How can I help myself if I have pulmonary alveolar proteinosis (PAP)?

  • Do not smoke, and avoid secondhand smoke.
  • Try to stay away from people who are sick.
  • Wash your hands after using the toilet, and before and after you eat.
  • Follow a healthy diet, and seek to achieve and maintain a healthy weight.
  • Get a flu shot every year (Confirm this with your doctor.). You should also have a pneumonia shot.
  • Contact your healthcare provider if your symptoms get worse.
  • You might be eligible to participate in clinical trials. (Ask your doctor about this.)
    • Contact information for clinical trials for PAP at Cleveland Clinic:
      Department of Pulmonary & Critical Care Medicine
      9500 Euclid Avenue, Desk A90
      Cleveland, Ohio 44195
      PAP Research Coordinator 216.445.4538 or toll-free 800.223.2273 x 54538

Last reviewed by a Cleveland Clinic medical professional on 06/06/2018.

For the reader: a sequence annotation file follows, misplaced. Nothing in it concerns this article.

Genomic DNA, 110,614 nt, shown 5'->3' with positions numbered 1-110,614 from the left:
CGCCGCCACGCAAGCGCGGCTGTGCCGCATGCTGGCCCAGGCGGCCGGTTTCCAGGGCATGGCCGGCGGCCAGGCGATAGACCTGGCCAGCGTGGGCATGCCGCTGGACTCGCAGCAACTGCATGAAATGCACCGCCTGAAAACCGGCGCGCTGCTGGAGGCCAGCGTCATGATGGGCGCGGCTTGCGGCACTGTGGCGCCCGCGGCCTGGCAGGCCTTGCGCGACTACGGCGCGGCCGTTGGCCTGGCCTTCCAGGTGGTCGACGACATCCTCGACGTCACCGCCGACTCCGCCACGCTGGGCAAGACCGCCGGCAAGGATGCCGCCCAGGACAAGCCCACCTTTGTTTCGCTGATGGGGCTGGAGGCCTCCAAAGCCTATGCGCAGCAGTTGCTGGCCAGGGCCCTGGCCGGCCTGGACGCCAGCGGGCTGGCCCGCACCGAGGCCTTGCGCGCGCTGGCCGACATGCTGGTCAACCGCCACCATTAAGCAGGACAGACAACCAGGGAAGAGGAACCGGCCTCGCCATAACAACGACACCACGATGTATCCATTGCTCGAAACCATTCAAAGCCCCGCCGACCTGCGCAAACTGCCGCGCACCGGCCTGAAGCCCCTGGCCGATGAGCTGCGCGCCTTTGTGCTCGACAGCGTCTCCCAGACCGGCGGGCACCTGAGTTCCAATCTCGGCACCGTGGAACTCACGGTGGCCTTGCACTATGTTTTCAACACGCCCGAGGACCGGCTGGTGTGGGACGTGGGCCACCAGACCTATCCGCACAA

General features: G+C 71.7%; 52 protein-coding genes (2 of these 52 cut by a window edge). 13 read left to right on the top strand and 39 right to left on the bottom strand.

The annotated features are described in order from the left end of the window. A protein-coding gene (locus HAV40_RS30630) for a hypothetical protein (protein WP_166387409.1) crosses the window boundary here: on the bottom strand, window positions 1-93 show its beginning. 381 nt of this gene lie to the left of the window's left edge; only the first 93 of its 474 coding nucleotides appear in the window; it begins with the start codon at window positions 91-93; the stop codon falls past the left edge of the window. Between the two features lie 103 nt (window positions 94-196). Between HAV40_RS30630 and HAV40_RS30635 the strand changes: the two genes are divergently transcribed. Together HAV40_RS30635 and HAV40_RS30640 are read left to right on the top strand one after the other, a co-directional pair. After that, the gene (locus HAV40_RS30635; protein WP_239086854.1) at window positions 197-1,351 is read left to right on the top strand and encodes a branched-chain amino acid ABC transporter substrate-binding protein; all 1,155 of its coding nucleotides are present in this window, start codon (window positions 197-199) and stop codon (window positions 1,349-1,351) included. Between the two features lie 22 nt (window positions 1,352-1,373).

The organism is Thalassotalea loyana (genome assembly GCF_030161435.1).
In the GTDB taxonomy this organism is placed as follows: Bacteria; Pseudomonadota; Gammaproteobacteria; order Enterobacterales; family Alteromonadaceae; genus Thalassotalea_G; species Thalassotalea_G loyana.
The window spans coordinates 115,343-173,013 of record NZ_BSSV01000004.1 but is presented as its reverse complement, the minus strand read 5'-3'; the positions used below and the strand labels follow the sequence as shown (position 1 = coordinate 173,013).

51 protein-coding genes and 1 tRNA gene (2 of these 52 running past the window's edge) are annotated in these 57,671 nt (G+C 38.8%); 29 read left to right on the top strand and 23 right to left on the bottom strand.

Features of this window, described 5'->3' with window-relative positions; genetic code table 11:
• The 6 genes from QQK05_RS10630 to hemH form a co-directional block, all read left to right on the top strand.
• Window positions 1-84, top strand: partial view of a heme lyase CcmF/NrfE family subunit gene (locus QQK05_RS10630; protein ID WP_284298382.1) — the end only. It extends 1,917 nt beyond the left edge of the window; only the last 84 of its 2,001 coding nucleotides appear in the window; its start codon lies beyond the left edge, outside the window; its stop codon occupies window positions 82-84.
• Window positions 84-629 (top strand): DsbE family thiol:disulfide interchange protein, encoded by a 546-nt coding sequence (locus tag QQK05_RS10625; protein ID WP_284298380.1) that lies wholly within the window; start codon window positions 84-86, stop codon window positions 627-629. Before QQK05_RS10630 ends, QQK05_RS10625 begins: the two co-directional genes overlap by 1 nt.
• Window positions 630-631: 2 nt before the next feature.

• Expert knowledge and experience of healthcare providers at Cleveland Clinic
  • Genetic and Rare Disease Information Center. Autoimmune Pulmonary Alveolar Proteinosis. Accessed 6/11/2018.
  • Borie R, Danel C, Debray MP, et al. Pulmonary alveolar proteinosis. Eur Respir Rev. 2011;20(120):98-107.
  • National Organization for Rare Disorders. Pulmonary Alveolar Proteinosis. Accessed 6/11/2018.
  • Alshati MH. Alveolar proteinosis: a slow drowning in mud. Cleve Clin J Med. 2014; 81(8):468-470. doi:10.3949/ccjm.81a.13085.
  • Kumar A, Abdelmalak B, Inoue Y, Culver DA. Pulmonary alveolar proteinosis in adults: pathophysiology and clinical approach. The Lancet Respiratory Medicine. January 2018. doi:10.1016/s2213-2600(18)30043-2.

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